Reforestation projects are happening all over the world. In Tanzania, for example, 2 million trees have been planted over the course of a decade by residents on the small island of Kokota. The EU has made reforestation projects a focus of the region’s climate mitigation efforts, as, for the first time, the planting or protection of forests was counted and recognized in the 2015 Paris climate accord to offset emissions.
The EU is now moving towards permitting countries to include reforestation efforts in their climate change plans and some countries have invested billions of dollars in tropical forestation projects. China has announced plans to replant enough trees to cover an area four times the size of the UK.
The holistic approach to reforestation has emerged as a particularly successful route to achieving the restoration of degraded forests. Since 2014, the United Nations Environment project has been working on an initiative in Central Kalimantan, Borneo, which recruits local farmers to plant fast-growing tree species in agroforestry systems. The project assumes a holistic approach, where land surveys are conducted to help select optimal sites for farmers to plant on. Seedlings are provided to the farmers at no cost and they are given assistance in implementing, monitoring and documenting the progress of their reforestation efforts.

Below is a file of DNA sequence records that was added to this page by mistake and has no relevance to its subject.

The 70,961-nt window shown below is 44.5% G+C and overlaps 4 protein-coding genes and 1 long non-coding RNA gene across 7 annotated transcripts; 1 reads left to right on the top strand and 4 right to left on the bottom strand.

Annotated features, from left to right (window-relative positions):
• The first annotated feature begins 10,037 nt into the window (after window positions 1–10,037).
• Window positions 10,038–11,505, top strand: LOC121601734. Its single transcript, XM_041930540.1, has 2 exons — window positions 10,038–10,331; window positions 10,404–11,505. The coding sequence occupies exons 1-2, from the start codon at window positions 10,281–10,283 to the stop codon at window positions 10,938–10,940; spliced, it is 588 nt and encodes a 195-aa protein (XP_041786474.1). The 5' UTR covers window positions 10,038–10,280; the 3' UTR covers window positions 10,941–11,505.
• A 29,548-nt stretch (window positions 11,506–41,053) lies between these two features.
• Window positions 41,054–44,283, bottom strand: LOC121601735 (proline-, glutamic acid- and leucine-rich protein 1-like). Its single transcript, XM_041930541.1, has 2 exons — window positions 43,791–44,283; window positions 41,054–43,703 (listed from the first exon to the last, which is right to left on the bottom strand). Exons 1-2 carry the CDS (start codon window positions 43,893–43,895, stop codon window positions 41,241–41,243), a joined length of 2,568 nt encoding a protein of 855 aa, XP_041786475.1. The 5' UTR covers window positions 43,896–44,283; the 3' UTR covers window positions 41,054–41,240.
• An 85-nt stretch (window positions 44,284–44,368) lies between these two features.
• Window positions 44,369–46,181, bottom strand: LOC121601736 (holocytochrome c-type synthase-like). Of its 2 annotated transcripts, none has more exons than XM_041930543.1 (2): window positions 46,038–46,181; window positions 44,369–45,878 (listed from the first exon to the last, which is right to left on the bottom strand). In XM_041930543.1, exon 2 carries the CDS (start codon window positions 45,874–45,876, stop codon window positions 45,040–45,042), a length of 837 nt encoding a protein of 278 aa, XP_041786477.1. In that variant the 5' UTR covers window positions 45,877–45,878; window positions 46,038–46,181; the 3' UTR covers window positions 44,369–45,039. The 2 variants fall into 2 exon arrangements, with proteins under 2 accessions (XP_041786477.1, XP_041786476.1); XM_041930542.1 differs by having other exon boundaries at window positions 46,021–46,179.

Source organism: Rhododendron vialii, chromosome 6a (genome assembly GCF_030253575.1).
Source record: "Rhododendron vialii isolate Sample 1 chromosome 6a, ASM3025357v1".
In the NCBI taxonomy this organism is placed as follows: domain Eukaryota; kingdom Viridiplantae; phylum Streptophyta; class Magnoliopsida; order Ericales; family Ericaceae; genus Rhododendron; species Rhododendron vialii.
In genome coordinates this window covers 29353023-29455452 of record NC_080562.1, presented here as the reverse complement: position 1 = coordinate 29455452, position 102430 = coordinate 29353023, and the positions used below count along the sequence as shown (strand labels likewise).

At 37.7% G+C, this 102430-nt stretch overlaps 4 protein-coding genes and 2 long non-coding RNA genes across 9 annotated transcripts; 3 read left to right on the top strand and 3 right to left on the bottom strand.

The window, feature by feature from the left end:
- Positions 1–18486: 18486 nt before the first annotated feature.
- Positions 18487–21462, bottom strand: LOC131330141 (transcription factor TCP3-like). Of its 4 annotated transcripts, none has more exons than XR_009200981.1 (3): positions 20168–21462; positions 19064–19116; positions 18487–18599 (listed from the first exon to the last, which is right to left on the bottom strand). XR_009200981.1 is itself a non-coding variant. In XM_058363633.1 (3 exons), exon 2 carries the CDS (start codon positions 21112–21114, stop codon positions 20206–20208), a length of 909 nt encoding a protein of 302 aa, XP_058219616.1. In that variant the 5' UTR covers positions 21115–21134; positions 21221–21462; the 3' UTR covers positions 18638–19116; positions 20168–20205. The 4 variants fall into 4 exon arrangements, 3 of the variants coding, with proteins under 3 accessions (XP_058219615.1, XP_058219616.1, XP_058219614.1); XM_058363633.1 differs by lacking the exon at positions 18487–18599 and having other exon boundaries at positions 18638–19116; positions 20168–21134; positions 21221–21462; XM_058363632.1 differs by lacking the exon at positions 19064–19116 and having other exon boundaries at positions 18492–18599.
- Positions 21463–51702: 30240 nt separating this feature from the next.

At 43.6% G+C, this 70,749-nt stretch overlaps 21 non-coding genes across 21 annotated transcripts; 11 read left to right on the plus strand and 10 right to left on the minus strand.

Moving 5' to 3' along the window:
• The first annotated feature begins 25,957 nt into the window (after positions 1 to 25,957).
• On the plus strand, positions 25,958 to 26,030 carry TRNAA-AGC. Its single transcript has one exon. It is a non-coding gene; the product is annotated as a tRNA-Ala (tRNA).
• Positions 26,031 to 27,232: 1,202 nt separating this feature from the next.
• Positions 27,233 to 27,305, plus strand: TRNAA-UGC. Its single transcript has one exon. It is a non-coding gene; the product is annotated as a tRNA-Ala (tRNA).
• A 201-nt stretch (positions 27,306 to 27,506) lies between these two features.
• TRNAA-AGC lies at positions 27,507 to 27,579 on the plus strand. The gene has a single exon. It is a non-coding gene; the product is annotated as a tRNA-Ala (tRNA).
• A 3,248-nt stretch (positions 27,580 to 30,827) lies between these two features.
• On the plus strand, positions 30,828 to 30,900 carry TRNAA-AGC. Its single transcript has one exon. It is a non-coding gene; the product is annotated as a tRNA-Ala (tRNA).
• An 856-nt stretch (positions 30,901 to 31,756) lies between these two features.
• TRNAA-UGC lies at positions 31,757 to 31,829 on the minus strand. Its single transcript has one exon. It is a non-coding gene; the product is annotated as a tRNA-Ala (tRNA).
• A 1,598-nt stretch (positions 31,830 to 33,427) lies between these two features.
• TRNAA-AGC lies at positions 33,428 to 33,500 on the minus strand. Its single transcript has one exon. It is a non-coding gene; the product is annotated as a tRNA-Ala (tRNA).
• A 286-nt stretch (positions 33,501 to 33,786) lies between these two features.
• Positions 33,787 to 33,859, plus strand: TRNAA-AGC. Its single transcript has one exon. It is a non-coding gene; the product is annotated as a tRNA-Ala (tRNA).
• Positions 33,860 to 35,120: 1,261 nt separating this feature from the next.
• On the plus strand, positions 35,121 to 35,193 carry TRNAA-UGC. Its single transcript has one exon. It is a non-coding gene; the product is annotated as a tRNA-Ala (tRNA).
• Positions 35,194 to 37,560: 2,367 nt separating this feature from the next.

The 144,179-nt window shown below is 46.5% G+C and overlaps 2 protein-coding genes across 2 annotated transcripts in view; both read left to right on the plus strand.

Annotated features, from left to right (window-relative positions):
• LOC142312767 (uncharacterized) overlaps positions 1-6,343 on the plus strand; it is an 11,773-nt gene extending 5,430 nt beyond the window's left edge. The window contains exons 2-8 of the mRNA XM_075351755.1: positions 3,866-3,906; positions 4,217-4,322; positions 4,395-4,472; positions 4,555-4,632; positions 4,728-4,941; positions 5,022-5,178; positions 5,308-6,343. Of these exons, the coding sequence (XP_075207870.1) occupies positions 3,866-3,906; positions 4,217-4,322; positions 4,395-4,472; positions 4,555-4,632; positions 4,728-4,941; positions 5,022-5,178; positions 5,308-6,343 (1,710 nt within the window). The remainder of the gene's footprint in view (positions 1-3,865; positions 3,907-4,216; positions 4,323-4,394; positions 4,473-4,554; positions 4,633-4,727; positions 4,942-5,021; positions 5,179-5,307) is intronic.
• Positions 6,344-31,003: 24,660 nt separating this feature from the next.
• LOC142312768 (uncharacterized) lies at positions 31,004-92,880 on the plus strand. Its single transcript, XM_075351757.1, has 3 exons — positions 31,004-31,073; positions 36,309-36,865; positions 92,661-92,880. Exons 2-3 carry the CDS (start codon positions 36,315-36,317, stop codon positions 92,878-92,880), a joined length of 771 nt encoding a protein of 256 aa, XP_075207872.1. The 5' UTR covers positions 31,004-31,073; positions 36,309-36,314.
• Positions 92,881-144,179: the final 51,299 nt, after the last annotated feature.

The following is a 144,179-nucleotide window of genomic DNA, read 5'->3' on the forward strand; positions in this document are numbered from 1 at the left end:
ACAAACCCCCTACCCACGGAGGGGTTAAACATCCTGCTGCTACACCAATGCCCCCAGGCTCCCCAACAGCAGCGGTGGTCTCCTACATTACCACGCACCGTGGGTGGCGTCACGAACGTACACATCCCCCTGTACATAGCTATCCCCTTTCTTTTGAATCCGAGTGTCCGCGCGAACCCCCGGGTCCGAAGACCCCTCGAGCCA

Farmers are also assisted in selling their sustainably harvested forest products in the right markets. The project currently has 620 hectares under reforestation, with a goal to extend this to 1,500 ha within five years. Overall, the project intends to replant 100 million trees in Borneo.
Embracing a holistic approach is important to establishing sustainable reforestation on a large scale. It also benefits the local community and promotes education on the environment and climate change, key factors to further tackling carbon emissions.
How can Reforestation Affect Biodiversity?